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NYC – Morningside Heights: General Grant National Memorial
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General Grant National Memorial, better known as Grant’s Tomb, dramatically situated at the north end of Riverside Park at 122nd Street, is a mausoleum containing the bodies of Ulysses S. Grant(April 27, 1822 – July 23, 1885), an American Civil War General and the 18th President of the United States, and his wife, Julia Dent Grant (1826–1902).

Ohio-born Hiram Ulysses Grant, trained at West Point, served in the Mexican-American War as a Lieutenant before achieiving fame as the leading Union general in the American Civil War. He first reached national prominence by by taking Forts Henry and Donelson in 1862–the first Union victories. The following year, his campaign ending in the surrender of Vicksburg secured control of the Mississippi and, with the victory at Gettysburg, turned the tide of the war. Named commanding general of the Federal armies in 1864, he accepted the surrender of Robert E. Lee at Appomattox Court House in 1865.

Grant was elected president in 1868 and became the first to serve two full terms since Andrew Jackson. Leading Radical Reconstruction, he built a powerful patronage-based Republican party in the South, with the adroit use of the army. He took a hard line that reduced violence by groups like the Ku Klux Klan.

Unsuccessful in winning a third term in 1880, and bankrupted by bad investments, Grant found haven in New York before falling terminally ill with throat cancer. He was honored with a large funeral parade, stretching seven miles and including 60,000 marchers before his remains were were entombed in a temporary vault in the park. The granite and marble structure, the second largest mausoleum in the western hemisphere, was dedicated on Grant’s 75th birthday, April 27, 1897. Julia Grant died on December 14, 1902 and her remains were interred beside her husband in a twin sarcophagus.

Architect John Duncan based his neoclassical design on one of the seven wonders of the world, the tomb of Mausolus at Halicarnassus. The monument is adorned by Doric columns on the lower level and a cupola above. It rises 150 feet above the ground and over 280 feet above the banks of the Hudson River. On the facade is the epitaph, "LET US HAVE PEACE"–a quote taken from Grant’s acceptance of the Republican nomination. Allegorical figures probably representing Victory and Peace, sculpted by J. Massey Rhind, are depicted on either side of the sign.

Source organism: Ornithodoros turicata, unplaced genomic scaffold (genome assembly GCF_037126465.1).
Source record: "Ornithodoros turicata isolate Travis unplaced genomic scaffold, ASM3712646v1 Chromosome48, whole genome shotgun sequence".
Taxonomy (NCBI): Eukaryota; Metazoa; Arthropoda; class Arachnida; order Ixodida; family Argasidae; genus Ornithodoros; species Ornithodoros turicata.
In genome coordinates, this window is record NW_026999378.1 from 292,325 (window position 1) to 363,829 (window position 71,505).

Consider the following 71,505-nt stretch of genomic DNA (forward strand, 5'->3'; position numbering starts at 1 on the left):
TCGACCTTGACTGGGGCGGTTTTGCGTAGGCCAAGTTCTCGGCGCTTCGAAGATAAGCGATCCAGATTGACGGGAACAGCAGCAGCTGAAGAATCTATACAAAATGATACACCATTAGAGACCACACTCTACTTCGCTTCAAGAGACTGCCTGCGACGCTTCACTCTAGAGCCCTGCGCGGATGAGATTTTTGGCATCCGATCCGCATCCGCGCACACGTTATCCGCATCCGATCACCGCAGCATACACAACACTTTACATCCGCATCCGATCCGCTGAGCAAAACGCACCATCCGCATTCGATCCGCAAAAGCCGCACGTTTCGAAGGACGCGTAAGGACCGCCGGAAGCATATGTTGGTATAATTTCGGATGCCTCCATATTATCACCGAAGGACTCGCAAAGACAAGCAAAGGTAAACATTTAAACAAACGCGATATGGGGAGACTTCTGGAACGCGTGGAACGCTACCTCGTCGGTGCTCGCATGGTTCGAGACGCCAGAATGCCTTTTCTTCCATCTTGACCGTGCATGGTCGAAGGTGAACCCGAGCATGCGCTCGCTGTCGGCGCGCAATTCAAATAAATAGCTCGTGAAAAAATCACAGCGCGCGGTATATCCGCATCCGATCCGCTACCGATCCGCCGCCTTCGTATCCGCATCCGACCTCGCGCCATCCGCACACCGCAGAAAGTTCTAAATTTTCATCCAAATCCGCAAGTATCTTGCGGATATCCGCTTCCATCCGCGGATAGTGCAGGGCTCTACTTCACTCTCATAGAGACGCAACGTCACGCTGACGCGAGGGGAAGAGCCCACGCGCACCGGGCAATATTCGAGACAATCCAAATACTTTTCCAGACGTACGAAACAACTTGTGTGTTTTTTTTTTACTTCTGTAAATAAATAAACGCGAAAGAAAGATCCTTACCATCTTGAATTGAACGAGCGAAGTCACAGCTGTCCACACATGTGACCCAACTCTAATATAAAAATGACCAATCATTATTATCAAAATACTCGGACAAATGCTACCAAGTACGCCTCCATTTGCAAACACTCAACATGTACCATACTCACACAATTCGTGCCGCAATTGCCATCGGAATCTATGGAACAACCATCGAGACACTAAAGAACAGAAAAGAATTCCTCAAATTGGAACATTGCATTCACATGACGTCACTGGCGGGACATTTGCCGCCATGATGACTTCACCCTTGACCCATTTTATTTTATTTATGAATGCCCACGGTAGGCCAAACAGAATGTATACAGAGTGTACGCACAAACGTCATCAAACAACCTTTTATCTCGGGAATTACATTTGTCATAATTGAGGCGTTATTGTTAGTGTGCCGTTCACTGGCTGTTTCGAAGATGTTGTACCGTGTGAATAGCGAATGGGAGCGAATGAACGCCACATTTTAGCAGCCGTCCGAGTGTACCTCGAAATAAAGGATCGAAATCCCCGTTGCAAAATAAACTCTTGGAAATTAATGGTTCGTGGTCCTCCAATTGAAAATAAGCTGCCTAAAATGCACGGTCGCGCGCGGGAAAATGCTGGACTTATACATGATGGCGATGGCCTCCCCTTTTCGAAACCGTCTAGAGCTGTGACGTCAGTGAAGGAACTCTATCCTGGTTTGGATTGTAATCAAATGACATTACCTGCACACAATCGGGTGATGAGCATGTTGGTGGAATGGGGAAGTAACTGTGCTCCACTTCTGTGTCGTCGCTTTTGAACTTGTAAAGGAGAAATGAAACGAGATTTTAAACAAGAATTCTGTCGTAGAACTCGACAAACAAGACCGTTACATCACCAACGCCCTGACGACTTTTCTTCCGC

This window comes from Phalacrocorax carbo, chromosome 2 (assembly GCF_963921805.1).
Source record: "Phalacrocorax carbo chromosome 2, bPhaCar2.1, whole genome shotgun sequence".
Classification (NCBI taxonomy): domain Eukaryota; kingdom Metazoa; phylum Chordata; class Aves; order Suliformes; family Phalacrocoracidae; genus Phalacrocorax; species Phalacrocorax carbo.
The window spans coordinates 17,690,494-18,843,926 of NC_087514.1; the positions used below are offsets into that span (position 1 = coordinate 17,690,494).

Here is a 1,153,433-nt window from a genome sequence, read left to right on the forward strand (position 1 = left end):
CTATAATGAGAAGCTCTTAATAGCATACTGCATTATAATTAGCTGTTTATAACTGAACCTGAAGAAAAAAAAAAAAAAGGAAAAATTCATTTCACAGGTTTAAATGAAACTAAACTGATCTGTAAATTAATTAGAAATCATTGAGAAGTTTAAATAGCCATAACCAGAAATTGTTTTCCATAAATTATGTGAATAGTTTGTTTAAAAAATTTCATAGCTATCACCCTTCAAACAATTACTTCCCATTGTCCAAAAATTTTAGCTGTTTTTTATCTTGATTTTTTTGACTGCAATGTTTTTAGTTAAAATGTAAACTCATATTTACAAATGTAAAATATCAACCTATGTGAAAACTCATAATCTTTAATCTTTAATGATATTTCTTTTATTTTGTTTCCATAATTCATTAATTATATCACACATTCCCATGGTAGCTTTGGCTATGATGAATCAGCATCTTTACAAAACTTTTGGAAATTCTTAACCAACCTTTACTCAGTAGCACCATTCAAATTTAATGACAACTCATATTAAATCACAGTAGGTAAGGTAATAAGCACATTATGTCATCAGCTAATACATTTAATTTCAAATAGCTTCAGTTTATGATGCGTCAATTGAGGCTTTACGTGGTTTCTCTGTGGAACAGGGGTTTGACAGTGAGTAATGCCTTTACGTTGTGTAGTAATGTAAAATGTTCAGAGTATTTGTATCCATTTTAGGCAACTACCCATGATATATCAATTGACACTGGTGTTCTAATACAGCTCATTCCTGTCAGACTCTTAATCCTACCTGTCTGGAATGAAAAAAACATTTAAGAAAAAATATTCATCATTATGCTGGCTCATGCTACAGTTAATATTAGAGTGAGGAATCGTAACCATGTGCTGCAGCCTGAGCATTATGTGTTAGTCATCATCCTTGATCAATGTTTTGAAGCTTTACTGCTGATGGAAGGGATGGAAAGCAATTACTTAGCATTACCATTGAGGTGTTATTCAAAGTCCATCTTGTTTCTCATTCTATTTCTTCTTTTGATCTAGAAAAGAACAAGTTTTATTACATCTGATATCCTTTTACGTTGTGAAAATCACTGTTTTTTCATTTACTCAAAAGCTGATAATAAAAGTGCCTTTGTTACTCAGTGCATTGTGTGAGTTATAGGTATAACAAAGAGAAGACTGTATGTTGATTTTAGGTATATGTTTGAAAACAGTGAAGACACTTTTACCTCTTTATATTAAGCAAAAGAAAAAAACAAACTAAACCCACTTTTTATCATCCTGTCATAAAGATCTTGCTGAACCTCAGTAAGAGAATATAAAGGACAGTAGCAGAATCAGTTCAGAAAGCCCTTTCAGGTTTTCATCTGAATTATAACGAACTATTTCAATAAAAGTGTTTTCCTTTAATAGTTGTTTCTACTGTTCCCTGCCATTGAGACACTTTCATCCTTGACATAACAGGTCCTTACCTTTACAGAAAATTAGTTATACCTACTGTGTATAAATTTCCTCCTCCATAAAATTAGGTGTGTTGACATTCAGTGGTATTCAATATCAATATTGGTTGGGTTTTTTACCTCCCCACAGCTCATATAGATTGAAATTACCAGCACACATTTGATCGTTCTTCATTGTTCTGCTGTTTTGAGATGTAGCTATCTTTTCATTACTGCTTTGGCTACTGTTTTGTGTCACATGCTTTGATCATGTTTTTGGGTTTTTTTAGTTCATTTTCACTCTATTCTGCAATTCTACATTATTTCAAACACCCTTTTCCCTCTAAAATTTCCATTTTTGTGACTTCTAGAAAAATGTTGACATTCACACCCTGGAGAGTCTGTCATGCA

The interior is largely made of Carrara and Lee marble. Inside a ground-level, circular crypt are two sarcophagi, made of red granite from Montello,
Wisconsin and weighing 8½ tons each, are placed inside a circular crypt at ground level. A path around the crypt contains busts of five of Grant’s lieutenants (William Tecumseh Sherman, George Henry Thomas, Edward Otho Cresap Ord, Philip Henry Sheridan, and James Birdseye McPherson), which were added in 1938 as part of a WPA project.

On the four pendentives in the interior are relief sculptures, also by Rhind, with allegorical representation’s of Grant’s birth, Military Life, Civilian Life, and Death. In 1966, Allyn Cox’s mosaic murals, portraying scenes from three of Grant’s greatest campaign, were added to three lunettes inside Grant’s Tomb. The Tomb also contains two reliquary rooms with murals by Dean Fausett featuring classical themes as well as maps depicting the theater of the Civil War. Locations of battles are indicated by crossed sabers. Grant’s battles are indicated with a star. In the center of the reliquary room are bronze trophy cases containing replicas of Civil War battle flags.

In its early days, the Tomb’s annual visitation often exceeded 500,000. In 1928, architect John Russell Pope proposed a number of developments at Grant’s Tomb, but the Great Depression hinder such projects. During the 1950’s, the Grant Monument Association transfered control over Grant’s Tomb to the federal government. The National Park Service took over the site in 1959 and officially named the monument the General Grant National Memorial.

The 1960’s and 1970’s saw mismanagement by the NPS. The monument was scarred by vandalism. and many artifacts were either disposed of intentionally or otherwise lost. In 1972, the NPS spent government funds on the construction of abstract mosaic benches, which have been widely criticized for having little to do with the monument and for detracting from its architectural and aesthetic character. Into the 80’s, the complex became a desolate hangout for drug dealers and homeless. In the late 90’s funding was secured for a thorough renovation.

Grant’s Tomb (interior and exterior) was designated a landmark by the New York City Landmarks Preservation Commission in 1975.

National Register #66000055 (1966)

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